ALEXANDER S. MACKENZIE, LCDR, USN
Alexander MacKenzie '59
Date of birth: January 24, 1842
Date of death: June 13, 1867
The Lucky Bag was first published in 1894.
Alexander Slidell MacKenzie was admitted to the Naval Academy from New Jersey on September 28, 1855 at age 13 years 9 months.
Alexander Slidell MacKenzie was born in New York on 24 January 1842, the son of a Navy Commander of the same name. Appointed to the U.S. Naval Academy in 1855, he graduated in June 1859 and was assigned to the newly-completed steam sloop of war Hartford. During the next two years, Midshipman MacKenzie served in that ship with the East India Squadron. Promoted to Lieutenant in August 1861, he was an officer of the gunboat Kineo during the conquest of the lower Mississippi River in 1862. Later transferred to the South Atlantic Blockading Squadron, MacKenzie served off Charleston, South Carolina, in the steam frigate Wabash and monitor Patapsco, taking part in combat operations against Fort Sumter and Morris Island. Later in the Civil War he commanded the gunboat Winona, also in the waters off South Carolina. In July 1865 MacKenzie received the rank of Lieutenant Commander and soon began a second Far Eastern deployment in USS Hartford. He was killed in action on 13 June 1867, during a punitive expedition ashore in southern Formosa.
He is listed on the killed in action panel in the front of Memorial Hall under the heading "Formosa Expedition 1867."
Acting Midshipman, 29 September, 1855. Midshipman, 9 June, 1859. Lieutenant, 31 August, 1861. Lieutenant Commander, 29 July, 1865. Killed in battle 13 June, 1867.
From the August 1962 issue of Shipmate; the article is a much longer one on Alexander's father:
Alexander Slidell Mackenzie, Jr. graduated from the Naval Academy in 1859 (graduate no. 370) in the same class as Mahan. His first cruise was in the Hartford, flagship of the East Indian Squadron. In the papers of S.F. DuPont in the Eleutherian Mills Historical Library, Wilmington, Delaware, there is a letter from his widowed mother asking her friend. Captain Du Pont, for the itinerary of the Hartford ordered home in 1861. She wanted to get letters to her son to counteract the secession sentiment she feared was rampant in the wardroom and steerage of the ship. Her fears were unfounded. The Hartford and Mackenzie arrived home in time to take part in the battle of New Orleans. He was in the ironclad New Ironsides in the attack on Fort Sumter, 7 April 1863. He did a tour as instructor in seamanship at the Naval Academy in Newport and then became executive of the Hartford. He was killed in action 13 June 1867 on the island of Taiwan while in command of a force that had gone ashore to punish savages for the murder of members of the crew of an American whaling ship. The tribute he received from his commander, Rear Admiral H. H. Bell, was perhaps even great than that given his brother. "The Navy could boast no braver spirit, no man of higher promise."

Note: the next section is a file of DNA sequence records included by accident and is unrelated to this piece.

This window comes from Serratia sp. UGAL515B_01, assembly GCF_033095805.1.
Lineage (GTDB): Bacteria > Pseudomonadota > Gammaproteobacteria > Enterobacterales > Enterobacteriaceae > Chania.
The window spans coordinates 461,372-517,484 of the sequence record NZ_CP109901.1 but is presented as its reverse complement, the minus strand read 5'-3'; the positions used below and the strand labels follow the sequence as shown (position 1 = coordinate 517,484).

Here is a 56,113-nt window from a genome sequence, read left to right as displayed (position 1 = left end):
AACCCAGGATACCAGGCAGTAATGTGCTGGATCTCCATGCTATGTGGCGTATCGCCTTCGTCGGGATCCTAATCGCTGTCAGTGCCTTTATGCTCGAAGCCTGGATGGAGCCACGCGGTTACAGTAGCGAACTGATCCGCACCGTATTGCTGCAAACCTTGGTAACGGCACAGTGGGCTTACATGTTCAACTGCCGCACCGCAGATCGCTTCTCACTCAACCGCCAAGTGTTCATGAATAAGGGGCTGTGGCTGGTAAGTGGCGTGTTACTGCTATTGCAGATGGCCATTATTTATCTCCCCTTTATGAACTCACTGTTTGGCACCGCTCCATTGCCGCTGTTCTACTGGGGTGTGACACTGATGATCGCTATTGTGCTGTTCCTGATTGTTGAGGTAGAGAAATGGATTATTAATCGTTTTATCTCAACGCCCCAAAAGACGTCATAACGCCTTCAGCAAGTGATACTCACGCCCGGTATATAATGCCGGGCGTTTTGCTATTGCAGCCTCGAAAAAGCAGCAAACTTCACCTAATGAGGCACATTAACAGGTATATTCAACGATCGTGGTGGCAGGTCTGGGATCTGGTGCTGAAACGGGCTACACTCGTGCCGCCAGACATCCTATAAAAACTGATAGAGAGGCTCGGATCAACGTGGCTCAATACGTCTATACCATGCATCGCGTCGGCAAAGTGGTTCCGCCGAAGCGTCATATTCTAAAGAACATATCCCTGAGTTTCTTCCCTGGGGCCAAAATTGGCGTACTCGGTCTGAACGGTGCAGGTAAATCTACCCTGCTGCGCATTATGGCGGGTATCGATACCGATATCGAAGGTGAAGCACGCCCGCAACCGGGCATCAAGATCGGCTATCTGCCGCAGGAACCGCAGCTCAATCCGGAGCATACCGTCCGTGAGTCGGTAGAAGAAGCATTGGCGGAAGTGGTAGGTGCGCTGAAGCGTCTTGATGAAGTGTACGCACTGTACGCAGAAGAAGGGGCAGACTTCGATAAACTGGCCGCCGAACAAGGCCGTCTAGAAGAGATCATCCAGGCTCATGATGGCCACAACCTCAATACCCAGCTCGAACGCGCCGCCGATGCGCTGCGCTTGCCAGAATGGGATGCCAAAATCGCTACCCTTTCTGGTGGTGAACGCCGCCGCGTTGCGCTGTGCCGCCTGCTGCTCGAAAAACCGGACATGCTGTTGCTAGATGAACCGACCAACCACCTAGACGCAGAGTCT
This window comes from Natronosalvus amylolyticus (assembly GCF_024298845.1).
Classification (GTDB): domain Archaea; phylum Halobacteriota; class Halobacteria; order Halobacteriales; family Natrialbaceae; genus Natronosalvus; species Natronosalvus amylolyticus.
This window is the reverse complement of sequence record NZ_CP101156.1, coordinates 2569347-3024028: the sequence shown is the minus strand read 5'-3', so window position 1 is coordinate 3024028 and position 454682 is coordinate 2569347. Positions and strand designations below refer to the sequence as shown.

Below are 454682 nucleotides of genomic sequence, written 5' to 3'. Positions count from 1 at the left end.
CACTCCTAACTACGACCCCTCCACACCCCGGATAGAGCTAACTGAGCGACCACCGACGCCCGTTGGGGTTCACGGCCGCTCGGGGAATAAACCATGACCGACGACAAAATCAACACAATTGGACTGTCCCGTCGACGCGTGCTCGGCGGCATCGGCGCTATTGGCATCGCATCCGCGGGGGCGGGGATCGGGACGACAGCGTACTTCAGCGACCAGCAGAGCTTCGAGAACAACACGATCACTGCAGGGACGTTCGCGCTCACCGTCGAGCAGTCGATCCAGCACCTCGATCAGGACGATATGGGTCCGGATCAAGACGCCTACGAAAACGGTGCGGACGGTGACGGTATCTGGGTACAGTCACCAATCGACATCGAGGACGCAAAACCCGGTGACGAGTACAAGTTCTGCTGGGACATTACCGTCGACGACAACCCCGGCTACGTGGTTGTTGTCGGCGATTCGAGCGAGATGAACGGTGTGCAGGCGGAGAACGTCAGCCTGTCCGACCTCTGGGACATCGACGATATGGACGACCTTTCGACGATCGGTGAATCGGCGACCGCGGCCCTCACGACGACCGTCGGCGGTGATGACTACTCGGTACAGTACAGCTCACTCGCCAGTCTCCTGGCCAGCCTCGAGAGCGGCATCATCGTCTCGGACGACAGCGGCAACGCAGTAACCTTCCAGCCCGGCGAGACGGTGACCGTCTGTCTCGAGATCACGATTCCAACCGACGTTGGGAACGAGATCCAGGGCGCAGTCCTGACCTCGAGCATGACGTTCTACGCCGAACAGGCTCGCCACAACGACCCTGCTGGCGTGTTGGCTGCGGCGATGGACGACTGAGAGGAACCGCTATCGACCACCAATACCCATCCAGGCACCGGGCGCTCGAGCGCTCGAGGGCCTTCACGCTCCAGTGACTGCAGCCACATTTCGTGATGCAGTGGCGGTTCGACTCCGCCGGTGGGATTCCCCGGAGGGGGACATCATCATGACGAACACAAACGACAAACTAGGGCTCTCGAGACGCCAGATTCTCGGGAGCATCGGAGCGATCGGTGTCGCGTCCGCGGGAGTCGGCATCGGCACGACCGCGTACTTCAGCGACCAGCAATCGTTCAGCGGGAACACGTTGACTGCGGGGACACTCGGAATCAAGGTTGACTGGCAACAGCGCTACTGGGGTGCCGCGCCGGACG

The "Register of Commissioned and Warrant Officers of the United States Navy and Marine Corps" was published annually from 1815 through at least the 1970s; it provided rank, command or station, and occasionally billet until the beginning of World War II when command/station was no longer included. Scanned copies were reviewed and data entered from the mid-1840s through 1922, when more-frequent Navy Directories were available.
The Navy Directory was a publication that provided information on the command, billet, and rank of every active and retired naval officer. Single editions have been found online from January 1915 and March 1918, and then from three to six editions per year from 1923 through 1940; the final edition is from April 1941.
The entries in both series of documents are sometimes cryptic and confusing. They are often inconsistent, even within an edition, with the name of commands; this is especially true for aviation squadrons in the 1920s and early 1930s.
Alumni listed at the same command may or may not have had significant interactions; they could have shared a stateroom or workspace, stood many hours of watch together… or, especially at the larger commands, they might not have known each other at all. The information provides the opportunity to draw connections that are otherwise invisible, though, and gives a fuller view of the professional experiences of these alumni in Memorial Hall.
Acting Midshipman, Fourth Class, Naval Academy
Others at this command: Acting MIDN Charles McDougal '56, Acting MIDN James Moseley '56, MIDN Marshall Campbell '56, Acting MIDN John Kelly '57, Acting MIDN Charles Swasey '59, Acting MIDN Cornelius Schoonmaker '59, and Acting MIDN Roderick Prentiss '59.
Acting Midshipman, Third Class, Naval Academy
Acting Midshipman, Second Class, Naval Academy
Others at this command: LT Charles Flusser '53, Acting MIDN Charles Swasey '59, Acting MIDN Cornelius Schoonmaker '59, Acting MIDN Roderick Prentiss '59, Acting MIDN George Ryan '61, Acting MIDN Odillion Hobbs '61, and Acting MIDN William Stewart '61.
Midshipman, Steam Sloop Hartford
Lieutenant, Steam Sloop Hartford
Lieutenant, Steam Frigate Wabash
Lieutenant, Iron-clad Steamer Patapsco